GALLE, Th. - Composite atlas of the Low Countries with 18 double page maps by or after Hessel Gerriotsz. Theodor Galle, etc.
A composite atlas comprising 18 double-page maps by or after Hessel Gerritsz, Theodor Galle, Gerard Mercator, Peter Verbiest, Claes Janszoon Visscher, Jan Baptist Vrients, Gerard de Jode and Abraham Ortelius, several dated between 1603 and 1633.
Genesis of the atlas
In 1612 Theodoor Galle started planning to publish loose-leaf folio sheets of the Netherlands and neighbouring regions (Gallia, Germania, Palatinata) with the possibility for the buyer to compile them into an atlas of the Netherlands.
Galle first published a map of Central Netherlands in two sheets for which he used the copperplates of the wall map of the Seventeen Provinces of 1605, which had been purchased by the “Officina Plantiniana” after the death of Vrients in 1612.
Theodor Galle also had both the copper-plates of Ortelius’s Theatrum and those of De Jode’s Speculum at his disposal; both sets had also been acquired by the “Officina Plantiniana” after the death of Vrients in 1612.
In the 1620s Theodor Galle added his name to 10 maps of the Ortelius copperplates. At publication of this atlas (ca. 1633) Galle apparently preferred, with some exception, the copper-plates of the Theatrum.
This early composite atlas includes the only known example of Hessel Gerritsz’ Leo Belgicus map in the third state of copperplate II.
Separate maps bearing the imprint of Theodor Galle are scarce and composite atlases as this one are very rarely seen on the market or in institutions.
So far only two Ortelius atlases of the 25 printed in 1641 have been located.
This highly unusual atlas collates as follows:
1 Hessel Gerritsz: Nova XVII Provinciarum Germaniae Inferioris tabula Leonis effigie, accurate delineata, with the imprint Tot Amstelredam Bij Broer Ianss. en Iacob Pieterss. Wachter A0 1622.
Leo Belgicus by Hessel Gerritsz : the lion passant facing left. Only known copy of Hessel Gerritsz’ third state of copperplate II. Reference : Van der Heijden, Leo Belgicus, 16.3. See description below.
2 Theodore Galle: Gallia. Geographica Galliae descriptio, with Galle's Antwerp imprint, after Pieter Plancius.
A reissue of the map of France which was first published in the English edition of the Theatrum (1606).
3. Th. Galle /. Inferioris Germaniae Provinciarum nova description.
A reissue of Philippe Galle’s folio map of the Seventeen Provinces, known from the edition of Vrients from 1606.
4- Th. Galle / Abraham Ortelius: Brabantiae, after Jacob van Deventer's map, without text, and with Galle's Antwerp imprint.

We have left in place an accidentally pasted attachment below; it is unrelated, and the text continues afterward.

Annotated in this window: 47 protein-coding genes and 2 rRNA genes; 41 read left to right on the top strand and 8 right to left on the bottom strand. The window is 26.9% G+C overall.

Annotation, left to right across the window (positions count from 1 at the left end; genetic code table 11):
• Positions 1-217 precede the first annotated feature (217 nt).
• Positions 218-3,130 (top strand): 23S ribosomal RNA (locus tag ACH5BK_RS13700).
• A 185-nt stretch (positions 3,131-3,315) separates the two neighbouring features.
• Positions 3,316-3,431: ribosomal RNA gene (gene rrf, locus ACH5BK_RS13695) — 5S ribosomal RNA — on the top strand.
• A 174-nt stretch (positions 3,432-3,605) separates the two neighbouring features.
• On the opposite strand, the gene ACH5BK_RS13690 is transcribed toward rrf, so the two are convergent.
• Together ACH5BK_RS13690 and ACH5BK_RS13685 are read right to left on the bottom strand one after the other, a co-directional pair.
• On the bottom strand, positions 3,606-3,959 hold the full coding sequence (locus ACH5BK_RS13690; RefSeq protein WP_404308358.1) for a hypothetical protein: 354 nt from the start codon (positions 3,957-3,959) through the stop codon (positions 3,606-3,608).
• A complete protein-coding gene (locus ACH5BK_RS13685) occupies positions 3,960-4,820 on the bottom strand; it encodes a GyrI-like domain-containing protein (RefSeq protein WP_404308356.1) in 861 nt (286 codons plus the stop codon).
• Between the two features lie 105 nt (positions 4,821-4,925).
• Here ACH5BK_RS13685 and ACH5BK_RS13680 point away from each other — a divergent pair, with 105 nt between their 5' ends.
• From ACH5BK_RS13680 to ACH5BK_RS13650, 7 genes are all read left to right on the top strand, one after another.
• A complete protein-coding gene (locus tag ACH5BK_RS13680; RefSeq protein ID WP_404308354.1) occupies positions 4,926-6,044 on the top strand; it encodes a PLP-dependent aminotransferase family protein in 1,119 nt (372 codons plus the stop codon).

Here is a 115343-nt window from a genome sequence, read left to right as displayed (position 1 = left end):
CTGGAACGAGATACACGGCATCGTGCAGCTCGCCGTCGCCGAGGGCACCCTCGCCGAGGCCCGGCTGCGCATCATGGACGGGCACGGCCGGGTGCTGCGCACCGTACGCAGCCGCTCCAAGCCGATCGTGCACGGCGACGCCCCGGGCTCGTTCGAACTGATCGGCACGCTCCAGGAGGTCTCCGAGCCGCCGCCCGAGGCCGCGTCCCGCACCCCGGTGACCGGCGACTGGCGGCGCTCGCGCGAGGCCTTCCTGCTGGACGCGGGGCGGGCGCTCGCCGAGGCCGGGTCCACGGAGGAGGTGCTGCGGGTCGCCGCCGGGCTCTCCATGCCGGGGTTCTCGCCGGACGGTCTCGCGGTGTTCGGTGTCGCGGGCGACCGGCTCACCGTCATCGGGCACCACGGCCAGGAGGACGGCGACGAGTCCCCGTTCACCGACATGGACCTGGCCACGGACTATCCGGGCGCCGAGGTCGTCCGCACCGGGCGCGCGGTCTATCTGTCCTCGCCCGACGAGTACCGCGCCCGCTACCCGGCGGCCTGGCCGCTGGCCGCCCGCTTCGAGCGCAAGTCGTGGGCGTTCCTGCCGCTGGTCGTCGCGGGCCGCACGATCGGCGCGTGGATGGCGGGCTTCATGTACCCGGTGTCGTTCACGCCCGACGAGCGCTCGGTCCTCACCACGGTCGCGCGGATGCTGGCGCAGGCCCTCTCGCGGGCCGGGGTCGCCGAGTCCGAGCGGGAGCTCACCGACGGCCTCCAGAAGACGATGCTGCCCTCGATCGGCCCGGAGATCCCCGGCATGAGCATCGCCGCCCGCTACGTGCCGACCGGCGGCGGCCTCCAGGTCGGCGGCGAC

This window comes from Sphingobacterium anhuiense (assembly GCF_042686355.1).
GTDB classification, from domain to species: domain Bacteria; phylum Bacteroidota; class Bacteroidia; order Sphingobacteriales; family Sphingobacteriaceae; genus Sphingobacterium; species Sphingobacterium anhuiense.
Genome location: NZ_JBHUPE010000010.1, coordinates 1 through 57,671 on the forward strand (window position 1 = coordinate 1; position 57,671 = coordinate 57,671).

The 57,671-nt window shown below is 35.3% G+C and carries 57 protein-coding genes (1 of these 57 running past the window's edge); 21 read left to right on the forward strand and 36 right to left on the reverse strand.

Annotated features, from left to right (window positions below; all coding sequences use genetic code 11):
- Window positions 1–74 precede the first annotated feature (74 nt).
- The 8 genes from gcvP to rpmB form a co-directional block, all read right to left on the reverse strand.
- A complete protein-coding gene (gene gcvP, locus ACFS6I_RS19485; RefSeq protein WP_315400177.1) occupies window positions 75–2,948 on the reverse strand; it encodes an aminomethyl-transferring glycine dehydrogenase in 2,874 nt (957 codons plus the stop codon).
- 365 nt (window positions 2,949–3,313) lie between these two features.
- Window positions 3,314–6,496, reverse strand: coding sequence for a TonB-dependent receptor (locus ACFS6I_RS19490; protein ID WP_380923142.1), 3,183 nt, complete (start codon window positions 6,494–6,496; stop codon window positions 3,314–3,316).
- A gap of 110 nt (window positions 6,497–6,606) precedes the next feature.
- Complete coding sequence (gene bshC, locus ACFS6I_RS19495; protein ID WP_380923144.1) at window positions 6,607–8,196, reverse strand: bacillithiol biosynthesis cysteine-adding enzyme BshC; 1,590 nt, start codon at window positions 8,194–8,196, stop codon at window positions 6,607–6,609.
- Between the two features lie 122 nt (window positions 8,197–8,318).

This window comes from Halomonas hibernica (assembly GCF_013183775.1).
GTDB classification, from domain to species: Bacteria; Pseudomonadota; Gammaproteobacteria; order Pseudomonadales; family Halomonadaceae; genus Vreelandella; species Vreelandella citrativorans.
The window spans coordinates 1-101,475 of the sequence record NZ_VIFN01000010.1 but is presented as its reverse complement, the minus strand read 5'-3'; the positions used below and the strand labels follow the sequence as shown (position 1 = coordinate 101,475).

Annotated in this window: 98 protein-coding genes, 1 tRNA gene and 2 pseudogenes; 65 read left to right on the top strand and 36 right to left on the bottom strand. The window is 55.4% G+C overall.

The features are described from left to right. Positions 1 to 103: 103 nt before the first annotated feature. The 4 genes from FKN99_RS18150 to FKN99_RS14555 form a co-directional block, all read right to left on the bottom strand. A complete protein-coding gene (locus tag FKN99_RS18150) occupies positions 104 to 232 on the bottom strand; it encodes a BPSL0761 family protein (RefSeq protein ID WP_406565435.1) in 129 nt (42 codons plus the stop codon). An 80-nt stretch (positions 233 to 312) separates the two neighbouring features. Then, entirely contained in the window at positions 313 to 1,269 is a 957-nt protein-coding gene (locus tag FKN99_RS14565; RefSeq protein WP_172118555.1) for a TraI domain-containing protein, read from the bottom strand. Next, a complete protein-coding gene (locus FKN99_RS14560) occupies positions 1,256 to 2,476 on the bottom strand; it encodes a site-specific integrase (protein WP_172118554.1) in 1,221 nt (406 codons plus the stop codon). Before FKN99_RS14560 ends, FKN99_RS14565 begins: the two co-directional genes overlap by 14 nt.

A reissue of the map of Brabant which appears in Ortelius’s Theatrum from 1570 until 1592.
- 5 Th. Galle / Gerard Mercator: Flandriae, without text, and with Galle's imprint.
Third state published par Th. Galle: fortifications along the Scheldt River are added and the entire plate was touched up (information supplied by Mr.F. Gittenberger).
6 - Pieter Verbiest. Comitatus Zeelandiae . . . anno 1633, with the imprint Antverpiae Apud Petrum verbist sub signo Americae in platea quae vulgo Lombardorum moenia dictur.
7- Th. Galle / Abraham Ortelius: Artois/Atrebatum regionis vera descriptio. After Jean Surhon, without text, and with Galle's imprint.
A reissue of the map of Artois, appearing in Ortelius’s Theatrum from 1579 until 1584.
8 - Th. Galle /Abraham Ortelius. Nobilis Hanoniae comitatus descrip., after Jean Surhon, without text, with Galle's imprint.
A reissue of the map of Hainault which appeared for the first time in Ortelius’s Theatrum of 1579. In Galle’s edition the year 1579 was removed from the copper-plate.
9 - Th. Galle / Abraham Ortelius. Namurcum comitatus, also after Surhon, without text, and with Galle's imprint.
A reissue of the map of Namur, appearing for the first time in Ortelius’s Theatrum of 1579. In Galle’s edition the year 1579 has been removed from the copper-plate.
10 - Claes Janszoon Visscher: Caerte van t'Vrye . . . A0 1633, bearing only Visscher's imprint, but possibly issued by Galle.
11 - Jan Baptist Vrients. Limburgensis Ducatus tabula nova, as issued in the Ortelius Theatrum, from 1603 onwards, without text or imprint.
12 - Th. Galle /Abraham Ortelius: Lutzenburgensis . . . descript, after Jean Surhon, without text, and with Galle's imprint.
A reissue of the map of Luxembourg which was included for the first time in Ortelius’s Theatrum of 1579.
13 - Th. Galle / David Fabritius: Nieuwe beschrijvinge van Oost en West Vrieslant, issued by Galle, with his imprint.
A copy after the map published by Claes Jansz. Visscher in 1624. Th. Galle published two editions of the map of Friesland, Groningen and Drente. The present copy in the second state with the addition of the fortress “Kijck inde vecht”…
Reference : J.J. Vredenberg-Alink, De kaarten van Groningerland, nr. I B 34, Wijk 24.1./ Schilder, MCN, II, p.158.
14 - Th. Galle / Abraham Ortelius : Lorraine. Lotharingiae nova descriptio, without text, no imprint except for that of Ortelius.
16 - Abraham Ortelius: Gelriae, Cliviae. . . descriptio, after Christiaan 's Grooten, without text, and with Galle's imprint.
A reissue of the map of Gelderland appearing in Ortelius’s Theatrum from 1570 until 1592.